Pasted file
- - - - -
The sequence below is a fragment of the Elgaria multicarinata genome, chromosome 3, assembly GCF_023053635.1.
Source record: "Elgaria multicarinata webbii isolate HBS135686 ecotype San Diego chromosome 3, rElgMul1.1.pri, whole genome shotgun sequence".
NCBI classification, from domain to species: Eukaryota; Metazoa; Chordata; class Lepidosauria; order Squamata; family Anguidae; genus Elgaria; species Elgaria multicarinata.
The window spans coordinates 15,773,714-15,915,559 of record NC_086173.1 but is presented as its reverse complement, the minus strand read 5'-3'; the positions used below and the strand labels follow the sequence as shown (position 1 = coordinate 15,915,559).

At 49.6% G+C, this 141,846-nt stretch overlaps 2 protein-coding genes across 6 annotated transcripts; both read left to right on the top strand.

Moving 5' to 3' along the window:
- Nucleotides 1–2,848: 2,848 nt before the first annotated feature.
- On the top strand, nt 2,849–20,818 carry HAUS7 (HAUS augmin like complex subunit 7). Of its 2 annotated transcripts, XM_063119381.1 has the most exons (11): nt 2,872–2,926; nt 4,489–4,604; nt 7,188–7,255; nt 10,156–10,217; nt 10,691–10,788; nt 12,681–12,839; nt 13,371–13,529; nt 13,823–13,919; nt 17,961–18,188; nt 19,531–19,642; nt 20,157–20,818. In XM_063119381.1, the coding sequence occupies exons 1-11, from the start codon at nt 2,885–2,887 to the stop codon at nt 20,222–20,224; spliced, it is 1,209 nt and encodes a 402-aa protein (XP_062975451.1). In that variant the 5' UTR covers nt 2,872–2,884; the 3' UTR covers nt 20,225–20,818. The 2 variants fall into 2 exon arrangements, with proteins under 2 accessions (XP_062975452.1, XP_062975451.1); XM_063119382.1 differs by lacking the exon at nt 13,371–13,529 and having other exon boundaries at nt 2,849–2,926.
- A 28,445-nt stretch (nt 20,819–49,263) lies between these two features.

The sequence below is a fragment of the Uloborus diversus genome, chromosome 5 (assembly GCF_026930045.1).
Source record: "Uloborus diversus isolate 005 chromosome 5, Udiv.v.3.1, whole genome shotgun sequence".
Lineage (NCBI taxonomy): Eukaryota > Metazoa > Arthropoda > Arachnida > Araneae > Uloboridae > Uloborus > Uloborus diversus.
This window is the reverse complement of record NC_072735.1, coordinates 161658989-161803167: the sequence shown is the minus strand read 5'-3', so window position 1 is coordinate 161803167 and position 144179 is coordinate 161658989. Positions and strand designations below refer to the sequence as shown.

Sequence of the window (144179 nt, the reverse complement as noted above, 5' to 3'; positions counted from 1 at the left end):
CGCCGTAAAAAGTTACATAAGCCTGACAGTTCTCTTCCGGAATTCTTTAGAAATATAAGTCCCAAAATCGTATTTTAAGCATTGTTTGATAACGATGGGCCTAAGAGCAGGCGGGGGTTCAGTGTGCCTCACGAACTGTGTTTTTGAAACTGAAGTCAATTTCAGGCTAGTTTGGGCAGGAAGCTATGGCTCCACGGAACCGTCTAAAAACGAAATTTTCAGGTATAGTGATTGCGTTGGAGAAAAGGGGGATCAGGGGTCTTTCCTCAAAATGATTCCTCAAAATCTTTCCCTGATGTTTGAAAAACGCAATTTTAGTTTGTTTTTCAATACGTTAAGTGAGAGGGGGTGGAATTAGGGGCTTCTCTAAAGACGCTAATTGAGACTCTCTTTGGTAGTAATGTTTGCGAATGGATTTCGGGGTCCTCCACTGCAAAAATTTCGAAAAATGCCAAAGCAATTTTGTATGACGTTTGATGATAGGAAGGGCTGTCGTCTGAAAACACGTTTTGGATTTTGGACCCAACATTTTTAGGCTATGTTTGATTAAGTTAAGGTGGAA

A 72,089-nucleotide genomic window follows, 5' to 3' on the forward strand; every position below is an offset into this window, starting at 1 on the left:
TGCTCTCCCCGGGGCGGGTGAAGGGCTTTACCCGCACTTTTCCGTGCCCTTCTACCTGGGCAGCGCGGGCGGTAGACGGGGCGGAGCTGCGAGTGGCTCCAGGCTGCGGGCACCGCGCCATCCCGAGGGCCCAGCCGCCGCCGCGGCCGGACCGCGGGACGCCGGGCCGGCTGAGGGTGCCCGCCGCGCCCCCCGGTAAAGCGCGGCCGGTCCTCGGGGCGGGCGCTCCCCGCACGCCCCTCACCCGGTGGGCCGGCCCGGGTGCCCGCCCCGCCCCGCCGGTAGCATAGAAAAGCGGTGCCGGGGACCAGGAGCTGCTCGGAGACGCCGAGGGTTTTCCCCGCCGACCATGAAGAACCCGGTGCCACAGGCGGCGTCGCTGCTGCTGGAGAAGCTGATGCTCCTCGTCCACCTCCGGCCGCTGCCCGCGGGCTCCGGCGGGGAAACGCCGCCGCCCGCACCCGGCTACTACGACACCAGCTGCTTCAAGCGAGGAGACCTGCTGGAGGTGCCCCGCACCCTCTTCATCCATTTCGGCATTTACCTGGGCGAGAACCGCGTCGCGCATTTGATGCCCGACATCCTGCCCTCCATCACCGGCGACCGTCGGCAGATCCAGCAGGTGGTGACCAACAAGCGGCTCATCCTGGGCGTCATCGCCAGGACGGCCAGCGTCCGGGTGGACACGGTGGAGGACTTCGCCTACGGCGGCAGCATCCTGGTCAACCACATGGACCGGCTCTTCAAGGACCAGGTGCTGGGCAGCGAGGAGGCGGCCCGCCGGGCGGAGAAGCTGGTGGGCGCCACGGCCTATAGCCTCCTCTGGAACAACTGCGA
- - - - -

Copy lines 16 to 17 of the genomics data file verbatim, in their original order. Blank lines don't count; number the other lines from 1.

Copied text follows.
A 72,089-nucleotide genomic window follows, 5' to 3' on the forward strand; every position below is an offset into this window, starting at 1 on the left:
TGCTCTCCCCGGGGCGGGTGAAGGGCTTTACCCGCACTTTTCCGTGCCCTTCTACCTGGGCAGCGCGGGCGGTAGACGGGGCGGAGCTGCGAGTGGCTCCAGGCTGCGGGCACCGCGCCATCCCGAGGGCCCAGCCGCCGCCGCGGCCGGACCGCGGGACGCCGGGCCGGCTGAGGGTGCCCGCCGCGCCCCCCGGTAAAGCGCGGCCGGTCCTCGGGGCGGGCGCTCCCCGCACGCCCCTCACCCGGTGGGCCGGCCCGGGTGCCCGCCCCGCCCCGCCGGTAGCATAGAAAAGCGGTGCCGGGGACCAGGAGCTGCTCGGAGACGCCGAGGGTTTTCCCCGCCGACCATGAAGAACCCGGTGCCACAGGCGGCGTCGCTGCTGCTGGAGAAGCTGATGCTCCTCGTCCACCTCCGGCCGCTGCCCGCGGGCTCCGGCGGGGAAACGCCGCCGCCCGCACCCGGCTACTACGACACCAGCTGCTTCAAGCGAGGAGACCTGCTGGAGGTGCCCCGCACCCTCTTCATCCATTTCGGCATTTACCTGGGCGAGAACCGCGTCGCGCATTTGATGCCCGACATCCTGCCCTCCATCACCGGCGACCGTCGGCAGATCCAGCAGGTGGTGACCAACAAGCGGCTCATCCTGGGCGTCATCGCCAGGACGGCCAGCGTCCGGGTGGACACGGTGGAGGACTTCGCCTACGGCGGCAGCATCCTGGTCAACCACATGGACCGGCTCTTCAAGGACCAGGTGCTGGGCAGCGAGGAGGCGGCCCGCCGGGCGGAGAAGCTGGTGGGCGCCACGGCCTATAGCCTCCTCTGGAACAACTGCGA